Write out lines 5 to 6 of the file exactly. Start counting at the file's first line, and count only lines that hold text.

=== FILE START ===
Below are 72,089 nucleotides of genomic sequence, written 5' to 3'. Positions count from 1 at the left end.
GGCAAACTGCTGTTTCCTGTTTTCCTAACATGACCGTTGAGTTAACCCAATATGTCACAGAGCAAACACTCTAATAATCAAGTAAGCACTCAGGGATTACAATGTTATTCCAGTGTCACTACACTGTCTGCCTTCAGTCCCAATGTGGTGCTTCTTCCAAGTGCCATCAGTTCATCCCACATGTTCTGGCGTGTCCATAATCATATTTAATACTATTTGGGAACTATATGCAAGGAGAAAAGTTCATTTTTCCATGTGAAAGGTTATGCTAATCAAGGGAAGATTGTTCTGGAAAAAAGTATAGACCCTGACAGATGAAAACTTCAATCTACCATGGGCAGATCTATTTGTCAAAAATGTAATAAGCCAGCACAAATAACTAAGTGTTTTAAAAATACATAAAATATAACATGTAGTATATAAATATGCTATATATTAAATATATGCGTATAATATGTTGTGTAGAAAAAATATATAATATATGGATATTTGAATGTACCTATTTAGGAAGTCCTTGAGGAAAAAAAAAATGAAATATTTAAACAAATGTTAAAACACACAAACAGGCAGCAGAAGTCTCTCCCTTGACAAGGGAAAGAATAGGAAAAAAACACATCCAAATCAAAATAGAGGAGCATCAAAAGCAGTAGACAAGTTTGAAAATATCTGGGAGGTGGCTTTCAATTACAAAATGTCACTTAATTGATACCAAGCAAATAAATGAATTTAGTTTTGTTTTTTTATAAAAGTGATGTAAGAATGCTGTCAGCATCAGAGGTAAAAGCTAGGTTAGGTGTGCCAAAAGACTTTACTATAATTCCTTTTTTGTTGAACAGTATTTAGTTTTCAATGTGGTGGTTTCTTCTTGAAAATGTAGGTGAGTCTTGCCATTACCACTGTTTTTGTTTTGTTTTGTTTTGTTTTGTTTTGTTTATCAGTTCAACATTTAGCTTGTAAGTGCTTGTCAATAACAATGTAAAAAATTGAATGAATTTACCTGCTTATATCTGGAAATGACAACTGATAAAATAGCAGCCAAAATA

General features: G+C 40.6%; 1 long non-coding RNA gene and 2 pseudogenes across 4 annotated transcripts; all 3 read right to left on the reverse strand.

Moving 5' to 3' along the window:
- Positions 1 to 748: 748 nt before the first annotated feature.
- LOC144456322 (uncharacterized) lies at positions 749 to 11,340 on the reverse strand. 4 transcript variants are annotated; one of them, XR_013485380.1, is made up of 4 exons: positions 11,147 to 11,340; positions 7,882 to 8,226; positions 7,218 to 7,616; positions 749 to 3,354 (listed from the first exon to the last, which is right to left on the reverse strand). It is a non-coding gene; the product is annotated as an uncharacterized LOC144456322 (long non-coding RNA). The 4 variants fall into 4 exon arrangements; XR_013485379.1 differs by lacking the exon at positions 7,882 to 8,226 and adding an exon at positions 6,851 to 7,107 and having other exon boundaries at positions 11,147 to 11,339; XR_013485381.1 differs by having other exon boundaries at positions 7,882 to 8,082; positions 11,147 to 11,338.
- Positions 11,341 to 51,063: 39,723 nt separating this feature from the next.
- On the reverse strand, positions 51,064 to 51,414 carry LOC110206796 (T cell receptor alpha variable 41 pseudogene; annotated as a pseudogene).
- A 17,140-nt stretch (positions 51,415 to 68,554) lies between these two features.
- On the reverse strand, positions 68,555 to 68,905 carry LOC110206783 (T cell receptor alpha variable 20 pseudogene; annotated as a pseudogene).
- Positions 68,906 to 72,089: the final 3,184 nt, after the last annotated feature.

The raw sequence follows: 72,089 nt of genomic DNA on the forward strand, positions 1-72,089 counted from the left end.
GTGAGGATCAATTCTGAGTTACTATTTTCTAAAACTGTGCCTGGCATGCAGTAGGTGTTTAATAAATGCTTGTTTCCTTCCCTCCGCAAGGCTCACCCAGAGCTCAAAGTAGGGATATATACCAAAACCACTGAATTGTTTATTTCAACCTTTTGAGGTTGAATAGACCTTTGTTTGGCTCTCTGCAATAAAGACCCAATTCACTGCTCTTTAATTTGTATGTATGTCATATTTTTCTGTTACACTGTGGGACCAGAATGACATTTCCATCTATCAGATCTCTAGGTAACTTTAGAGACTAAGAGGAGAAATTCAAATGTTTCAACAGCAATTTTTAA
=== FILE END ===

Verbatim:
- Positions 1 to 748: 748 nt before the first annotated feature.
- LOC144456322 (uncharacterized) lies at positions 749 to 11,340 on the reverse strand. 4 transcript variants are annotated; one of them, XR_013485380.1, is made up of 4 exons: positions 11,147 to 11,340; positions 7,882 to 8,226; positions 7,218 to 7,616; positions 749 to 3,354 (listed from the first exon to the last, which is right to left on the reverse strand). It is a non-coding gene; the product is annotated as an uncharacterized LOC144456322 (long non-coding RNA). The 4 variants fall into 4 exon arrangements; XR_013485379.1 differs by lacking the exon at positions 7,882 to 8,226 and adding an exon at positions 6,851 to 7,107 and having other exon boundaries at positions 11,147 to 11,339; XR_013485381.1 differs by having other exon boundaries at positions 7,882 to 8,082; positions 11,147 to 11,338.